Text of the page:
• a combination of large and small tenants
  • the shared use of common areas, such as internal roads or walkways
  • shared facilities, such as sewage, drainage and potentially electricity services
  • a mix of activities, often in precincts.

What does this mean for municipal valuers?

When considering whether a group of occupancies form a larger property, valuers should consider the following questions:

  • does the statutory, regulatory and policy framework support the characterisation of the property as a single, integrated whole? Specific legislation and planning scheme provisions may be relevant to this.
  • is the property owned and/or managed by a single entity?
  • is the property operated and/or used as an integrated whole?
  • does the highest and best use for the occupancy rely on the integration of that occupancy with a larger whole?
  • if the land sold, is it likely that it would it be sold as part of the larger property?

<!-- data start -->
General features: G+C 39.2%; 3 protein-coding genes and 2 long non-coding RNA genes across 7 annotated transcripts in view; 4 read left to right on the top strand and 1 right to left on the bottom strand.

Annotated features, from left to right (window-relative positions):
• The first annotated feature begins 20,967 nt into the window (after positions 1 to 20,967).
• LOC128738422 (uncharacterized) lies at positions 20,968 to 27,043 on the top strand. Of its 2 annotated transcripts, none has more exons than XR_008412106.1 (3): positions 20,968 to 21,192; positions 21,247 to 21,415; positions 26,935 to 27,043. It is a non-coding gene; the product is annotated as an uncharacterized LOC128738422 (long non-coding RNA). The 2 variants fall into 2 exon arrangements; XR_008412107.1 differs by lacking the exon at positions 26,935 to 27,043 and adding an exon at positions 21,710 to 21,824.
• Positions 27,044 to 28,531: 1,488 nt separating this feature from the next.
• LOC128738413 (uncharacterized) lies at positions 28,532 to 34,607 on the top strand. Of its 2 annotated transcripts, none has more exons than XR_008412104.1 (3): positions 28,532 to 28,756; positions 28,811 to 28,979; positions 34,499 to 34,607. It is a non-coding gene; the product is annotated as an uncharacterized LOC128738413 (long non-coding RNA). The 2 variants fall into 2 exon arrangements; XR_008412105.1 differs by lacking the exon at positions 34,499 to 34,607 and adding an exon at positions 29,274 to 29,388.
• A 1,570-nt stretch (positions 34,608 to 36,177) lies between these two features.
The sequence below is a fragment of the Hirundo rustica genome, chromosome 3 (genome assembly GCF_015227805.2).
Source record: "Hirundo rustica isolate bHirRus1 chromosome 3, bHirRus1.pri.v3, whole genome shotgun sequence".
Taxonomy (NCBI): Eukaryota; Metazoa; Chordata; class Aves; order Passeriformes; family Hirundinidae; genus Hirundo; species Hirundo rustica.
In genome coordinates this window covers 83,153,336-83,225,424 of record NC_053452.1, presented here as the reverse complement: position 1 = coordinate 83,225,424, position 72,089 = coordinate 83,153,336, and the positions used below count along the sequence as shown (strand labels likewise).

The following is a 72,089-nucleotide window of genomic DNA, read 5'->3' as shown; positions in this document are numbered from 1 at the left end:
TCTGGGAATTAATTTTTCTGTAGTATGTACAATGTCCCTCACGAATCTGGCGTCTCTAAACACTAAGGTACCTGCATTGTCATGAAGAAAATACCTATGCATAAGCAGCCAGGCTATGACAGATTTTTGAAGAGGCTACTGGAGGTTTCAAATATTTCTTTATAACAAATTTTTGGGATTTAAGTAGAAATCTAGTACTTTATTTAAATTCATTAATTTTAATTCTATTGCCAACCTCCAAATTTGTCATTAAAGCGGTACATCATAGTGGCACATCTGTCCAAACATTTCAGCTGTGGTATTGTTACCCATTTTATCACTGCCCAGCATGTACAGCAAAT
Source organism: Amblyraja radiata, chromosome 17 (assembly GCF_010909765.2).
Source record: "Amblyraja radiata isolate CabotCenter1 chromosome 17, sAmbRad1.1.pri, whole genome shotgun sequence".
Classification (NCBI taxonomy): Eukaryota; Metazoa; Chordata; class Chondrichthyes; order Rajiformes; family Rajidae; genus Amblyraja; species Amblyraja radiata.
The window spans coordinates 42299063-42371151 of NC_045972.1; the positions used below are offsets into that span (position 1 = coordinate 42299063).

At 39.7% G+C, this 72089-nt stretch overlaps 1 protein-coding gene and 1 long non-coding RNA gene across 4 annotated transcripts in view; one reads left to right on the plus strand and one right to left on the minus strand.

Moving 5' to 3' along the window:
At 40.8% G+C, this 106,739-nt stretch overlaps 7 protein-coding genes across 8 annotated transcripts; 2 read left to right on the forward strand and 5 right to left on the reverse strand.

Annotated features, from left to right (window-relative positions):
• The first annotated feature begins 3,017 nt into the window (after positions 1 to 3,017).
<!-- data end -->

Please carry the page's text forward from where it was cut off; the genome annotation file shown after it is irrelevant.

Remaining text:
If this factual enquiry supports the characterisation of the property as a larger property under the Act, it should be valued as such, even if the individual occupancies making up the whole are capable of being separately valued.

The requirement to value land in accordance with the highest and best use of the land is also relevant to determining whether to value an occupancy individually or as part of a larger property. As the Court said:

… valuing the occupancy in isolation may not reflect the highest and best use of the land comprising the occupancy or the land of which it forms a part.[5]

The implication of this is that, in order for occupancies within a larger property to be ‘fairly and accurately’ valued, the larger property must be valued as one. This might apply to shopping centres, entertainment venues, industrial estates and potentially developments of Crown land under private leases. However, the potential types of potential larger properties are not limited.